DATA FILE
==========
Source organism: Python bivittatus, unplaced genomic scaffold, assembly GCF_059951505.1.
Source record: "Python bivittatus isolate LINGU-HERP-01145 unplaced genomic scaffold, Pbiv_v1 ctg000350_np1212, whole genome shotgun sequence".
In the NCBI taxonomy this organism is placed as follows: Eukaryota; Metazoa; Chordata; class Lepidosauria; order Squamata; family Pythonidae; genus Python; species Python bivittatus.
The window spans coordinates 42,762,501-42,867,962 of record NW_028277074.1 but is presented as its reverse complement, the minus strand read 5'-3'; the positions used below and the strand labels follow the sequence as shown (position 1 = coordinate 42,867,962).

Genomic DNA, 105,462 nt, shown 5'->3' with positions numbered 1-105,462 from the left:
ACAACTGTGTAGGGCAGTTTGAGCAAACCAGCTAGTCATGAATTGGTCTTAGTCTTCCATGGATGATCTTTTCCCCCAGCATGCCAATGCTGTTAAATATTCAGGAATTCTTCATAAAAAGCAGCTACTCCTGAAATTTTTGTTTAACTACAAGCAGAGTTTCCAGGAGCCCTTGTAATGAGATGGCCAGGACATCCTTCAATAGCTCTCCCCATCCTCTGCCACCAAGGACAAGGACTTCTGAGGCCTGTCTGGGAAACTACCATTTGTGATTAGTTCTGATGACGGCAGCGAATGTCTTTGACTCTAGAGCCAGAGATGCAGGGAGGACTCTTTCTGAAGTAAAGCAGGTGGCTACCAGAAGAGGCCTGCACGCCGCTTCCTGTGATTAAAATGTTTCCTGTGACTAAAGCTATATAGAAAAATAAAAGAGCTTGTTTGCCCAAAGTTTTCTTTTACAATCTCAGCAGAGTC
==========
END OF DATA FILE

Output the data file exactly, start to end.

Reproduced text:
Source organism: Python bivittatus, unplaced genomic scaffold, assembly GCF_059951505.1.
Source record: "Python bivittatus isolate LINGU-HERP-01145 unplaced genomic scaffold, Pbiv_v1 ctg000350_np1212, whole genome shotgun sequence".
In the NCBI taxonomy this organism is placed as follows: Eukaryota; Metazoa; Chordata; class Lepidosauria; order Squamata; family Pythonidae; genus Python; species Python bivittatus.
The window spans coordinates 42,762,501-42,867,962 of record NW_028277074.1 but is presented as its reverse complement, the minus strand read 5'-3'; the positions used below and the strand labels follow the sequence as shown (position 1 = coordinate 42,867,962).

Genomic DNA, 105,462 nt, shown 5'->3' with positions numbered 1-105,462 from the left:
ACAACTGTGTAGGGCAGTTTGAGCAAACCAGCTAGTCATGAATTGGTCTTAGTCTTCCATGGATGATCTTTTCCCCCAGCATGCCAATGCTGTTAAATATTCAGGAATTCTTCATAAAAAGCAGCTACTCCTGAAATTTTTGTTTAACTACAAGCAGAGTTTCCAGGAGCCCTTGTAATGAGATGGCCAGGACATCCTTCAATAGCTCTCCCCATCCTCTGCCACCAAGGACAAGGACTTCTGAGGCCTGTCTGGGAAACTACCATTTGTGATTAGTTCTGATGACGGCAGCGAATGTCTTTGACTCTAGAGCCAGAGATGCAGGGAGGACTCTTTCTGAAGTAAAGCAGGTGGCTACCAGAAGAGGCCTGCACGCCGCTTCCTGTGATTAAAATGTTTCCTGTGACTAAAGCTATATAGAAAAATAAAAGAGCTTGTTTGCCCAAAGTTTTCTTTTACAATCTCAGCAGAGTC